From stores that constantly reinvent themselves to retailers that use facial recognition software, these are bold companies
The future of retail includes ice cream sprinkles and next-day home delivery. The insights come from Jeremy Bowman, who recently compiled a list of seven innovative retailers for the Motley Fool’s website.
- Story: Shoppers never know exactly what they’ll encounter at Story, a 2,000-square-foot store in New York City that completely changes its concept — and inventory — every month or two. “Story explains itself as having the point of view of a magazine, changing like a gallery and selling things like a store,” Bowman writes.
- Museum of Ice Cream: It’s not really a museum and not really a store, either. But the Museum of Ice Cream in Manhattan is an experience — with lots of interactive features, including “an ice cream swing, pool of sprinkles and a seesaw made of an ice cream scoop,” Bowman says. It does sell ice cream, too — after shoppers pay a $38 admission fee.
- Bonobos: This is one of those retailers that made its name selling online. Headquartered in New York City, the menswear retailer now is “opening ‘guideshops’ across the country,” Bowman says. “They’re clothing stores with a twist. Though Bonobos has plenty of suits and shirts and other gear for men to try on, there are no clothes for sale. The shops help you find the perfect fit and then send you the clothes the next day straight to your home.”
- Warby Parker: This New York City-based eyewear brand also started online before opening storefronts. “Rather than providing a clinical experience like a visit to the doctor or optometrist, Warby Parker stores are hip and interactive with youthful sales associates and glasses organized on shelves where customers can try on glasses at their own pace,” Bowman says.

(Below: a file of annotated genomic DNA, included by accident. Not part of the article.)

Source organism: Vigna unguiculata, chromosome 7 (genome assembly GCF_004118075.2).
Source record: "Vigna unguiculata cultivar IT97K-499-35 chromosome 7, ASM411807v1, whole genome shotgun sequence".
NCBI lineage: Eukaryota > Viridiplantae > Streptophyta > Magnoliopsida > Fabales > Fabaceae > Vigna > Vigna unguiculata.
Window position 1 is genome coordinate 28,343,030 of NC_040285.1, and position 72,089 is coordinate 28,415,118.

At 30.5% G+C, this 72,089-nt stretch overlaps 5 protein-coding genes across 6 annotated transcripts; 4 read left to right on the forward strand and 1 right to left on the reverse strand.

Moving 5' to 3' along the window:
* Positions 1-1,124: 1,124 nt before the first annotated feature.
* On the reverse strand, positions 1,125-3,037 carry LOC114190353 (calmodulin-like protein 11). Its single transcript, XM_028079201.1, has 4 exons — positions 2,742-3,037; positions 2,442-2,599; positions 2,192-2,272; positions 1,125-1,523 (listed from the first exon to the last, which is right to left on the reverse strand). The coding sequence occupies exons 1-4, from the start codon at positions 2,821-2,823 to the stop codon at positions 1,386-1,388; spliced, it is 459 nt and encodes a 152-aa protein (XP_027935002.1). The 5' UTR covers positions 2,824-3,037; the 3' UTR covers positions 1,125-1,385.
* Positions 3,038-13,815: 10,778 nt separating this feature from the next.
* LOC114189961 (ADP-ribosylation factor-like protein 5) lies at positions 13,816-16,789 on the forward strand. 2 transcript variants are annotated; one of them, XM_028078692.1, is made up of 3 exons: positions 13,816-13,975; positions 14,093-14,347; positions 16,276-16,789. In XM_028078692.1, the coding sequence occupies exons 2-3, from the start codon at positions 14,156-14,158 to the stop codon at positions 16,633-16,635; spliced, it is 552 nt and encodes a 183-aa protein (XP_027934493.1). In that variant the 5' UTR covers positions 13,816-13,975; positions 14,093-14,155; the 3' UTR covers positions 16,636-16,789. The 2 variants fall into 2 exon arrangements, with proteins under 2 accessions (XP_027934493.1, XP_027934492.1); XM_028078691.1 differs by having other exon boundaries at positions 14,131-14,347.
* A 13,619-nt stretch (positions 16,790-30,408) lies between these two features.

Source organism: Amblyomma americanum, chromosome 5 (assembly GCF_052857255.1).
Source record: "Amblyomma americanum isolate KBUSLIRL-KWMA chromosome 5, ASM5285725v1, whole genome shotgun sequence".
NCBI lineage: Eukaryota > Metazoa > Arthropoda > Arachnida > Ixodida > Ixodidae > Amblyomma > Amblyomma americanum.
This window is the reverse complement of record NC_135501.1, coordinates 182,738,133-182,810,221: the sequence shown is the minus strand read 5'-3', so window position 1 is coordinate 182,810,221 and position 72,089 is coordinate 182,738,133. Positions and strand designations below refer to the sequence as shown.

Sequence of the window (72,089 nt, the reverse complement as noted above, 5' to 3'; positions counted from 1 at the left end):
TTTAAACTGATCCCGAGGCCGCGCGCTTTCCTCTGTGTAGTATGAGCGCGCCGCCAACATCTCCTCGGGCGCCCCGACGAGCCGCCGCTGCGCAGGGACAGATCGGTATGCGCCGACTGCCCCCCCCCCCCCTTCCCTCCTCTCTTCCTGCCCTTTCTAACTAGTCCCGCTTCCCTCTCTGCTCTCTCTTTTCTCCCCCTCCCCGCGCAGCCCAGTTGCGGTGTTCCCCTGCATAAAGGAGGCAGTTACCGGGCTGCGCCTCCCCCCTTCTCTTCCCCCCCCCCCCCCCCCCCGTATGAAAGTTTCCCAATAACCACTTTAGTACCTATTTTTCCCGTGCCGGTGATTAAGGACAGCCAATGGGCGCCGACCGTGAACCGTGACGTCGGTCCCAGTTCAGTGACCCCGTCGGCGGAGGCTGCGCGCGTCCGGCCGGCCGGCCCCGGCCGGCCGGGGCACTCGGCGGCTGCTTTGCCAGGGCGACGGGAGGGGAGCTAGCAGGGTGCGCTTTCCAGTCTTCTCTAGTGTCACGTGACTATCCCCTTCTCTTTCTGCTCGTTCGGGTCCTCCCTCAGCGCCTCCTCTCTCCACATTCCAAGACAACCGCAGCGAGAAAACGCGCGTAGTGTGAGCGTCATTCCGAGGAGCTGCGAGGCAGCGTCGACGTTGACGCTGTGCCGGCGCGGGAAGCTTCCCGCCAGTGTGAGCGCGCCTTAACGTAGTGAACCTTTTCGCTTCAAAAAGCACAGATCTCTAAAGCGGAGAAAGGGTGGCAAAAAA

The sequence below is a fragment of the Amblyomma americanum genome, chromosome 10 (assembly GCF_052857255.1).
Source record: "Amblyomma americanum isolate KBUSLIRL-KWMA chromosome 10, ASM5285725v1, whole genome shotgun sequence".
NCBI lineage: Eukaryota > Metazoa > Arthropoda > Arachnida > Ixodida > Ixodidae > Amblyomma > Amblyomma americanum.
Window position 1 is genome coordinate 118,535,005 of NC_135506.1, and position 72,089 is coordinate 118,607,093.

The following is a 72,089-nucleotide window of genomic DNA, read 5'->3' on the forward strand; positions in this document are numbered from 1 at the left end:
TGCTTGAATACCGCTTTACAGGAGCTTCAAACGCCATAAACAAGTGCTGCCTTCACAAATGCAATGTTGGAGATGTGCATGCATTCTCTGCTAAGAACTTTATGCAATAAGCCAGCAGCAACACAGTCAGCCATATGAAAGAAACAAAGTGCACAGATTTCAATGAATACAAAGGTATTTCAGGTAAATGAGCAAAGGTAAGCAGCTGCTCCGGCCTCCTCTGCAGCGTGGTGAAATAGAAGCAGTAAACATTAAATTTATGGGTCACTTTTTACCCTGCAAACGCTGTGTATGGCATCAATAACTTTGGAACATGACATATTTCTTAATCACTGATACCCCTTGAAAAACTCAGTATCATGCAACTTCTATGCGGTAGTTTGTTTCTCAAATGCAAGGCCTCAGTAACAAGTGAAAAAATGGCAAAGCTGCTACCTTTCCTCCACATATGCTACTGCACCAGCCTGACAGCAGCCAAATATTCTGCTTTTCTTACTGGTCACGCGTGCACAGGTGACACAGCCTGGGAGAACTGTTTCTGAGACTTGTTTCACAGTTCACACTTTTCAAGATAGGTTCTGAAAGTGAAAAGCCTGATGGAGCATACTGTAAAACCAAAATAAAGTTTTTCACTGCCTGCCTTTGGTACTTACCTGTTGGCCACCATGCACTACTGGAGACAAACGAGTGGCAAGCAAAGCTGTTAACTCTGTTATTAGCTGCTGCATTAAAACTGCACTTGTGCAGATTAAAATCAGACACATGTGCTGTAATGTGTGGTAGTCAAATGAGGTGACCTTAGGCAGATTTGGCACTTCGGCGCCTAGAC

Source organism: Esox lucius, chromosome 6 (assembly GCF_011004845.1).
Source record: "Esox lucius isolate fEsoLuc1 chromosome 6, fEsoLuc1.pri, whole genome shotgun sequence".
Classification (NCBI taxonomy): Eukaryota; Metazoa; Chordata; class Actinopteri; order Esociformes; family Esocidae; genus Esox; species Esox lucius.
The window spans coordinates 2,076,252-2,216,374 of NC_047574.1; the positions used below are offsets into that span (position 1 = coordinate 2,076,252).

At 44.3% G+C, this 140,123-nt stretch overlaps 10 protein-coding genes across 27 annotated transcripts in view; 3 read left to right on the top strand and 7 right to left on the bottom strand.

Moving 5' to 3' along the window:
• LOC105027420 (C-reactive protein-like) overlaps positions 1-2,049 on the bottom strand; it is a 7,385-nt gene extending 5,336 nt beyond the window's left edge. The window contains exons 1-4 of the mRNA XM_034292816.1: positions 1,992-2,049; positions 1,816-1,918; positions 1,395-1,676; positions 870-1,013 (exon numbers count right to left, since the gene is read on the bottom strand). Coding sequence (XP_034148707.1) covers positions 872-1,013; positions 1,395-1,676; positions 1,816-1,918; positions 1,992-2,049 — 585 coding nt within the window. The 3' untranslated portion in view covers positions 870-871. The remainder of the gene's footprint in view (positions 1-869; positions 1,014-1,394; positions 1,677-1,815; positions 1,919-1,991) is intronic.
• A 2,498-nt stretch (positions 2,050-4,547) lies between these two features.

- Lolli & Pops: This San Francisco-based chain of sweets shops focuses on customer service, including tucking personalized notes into gifts — and using facial recognition technology to strengthen relationships. Bowman says founder Sid Gupta sees Lolli & Pops “stores acting as curators, enabling discovery and a new experience for the customers.”
- Everlane: The omnichannel clothing retailer, with headquarters in San Francisco, “bills itself as radically transparent as it carefully researches and audits its factories to evaluate them on factors like fair wages and environmental responsibility,” Bowman says. “Shoppers, for instance, can see how much the materials and labor used to make their clothes cost.”
- Allbirds: This San Francisco-based omnichannel shoe merchant combines fashion-forward merchandise with a social consciousness. It favors materials like eucalyptus fiber and merino wool for its unisex shoes, “leaning into the inclusivity trend and making production and sales easier,” Bowman writes.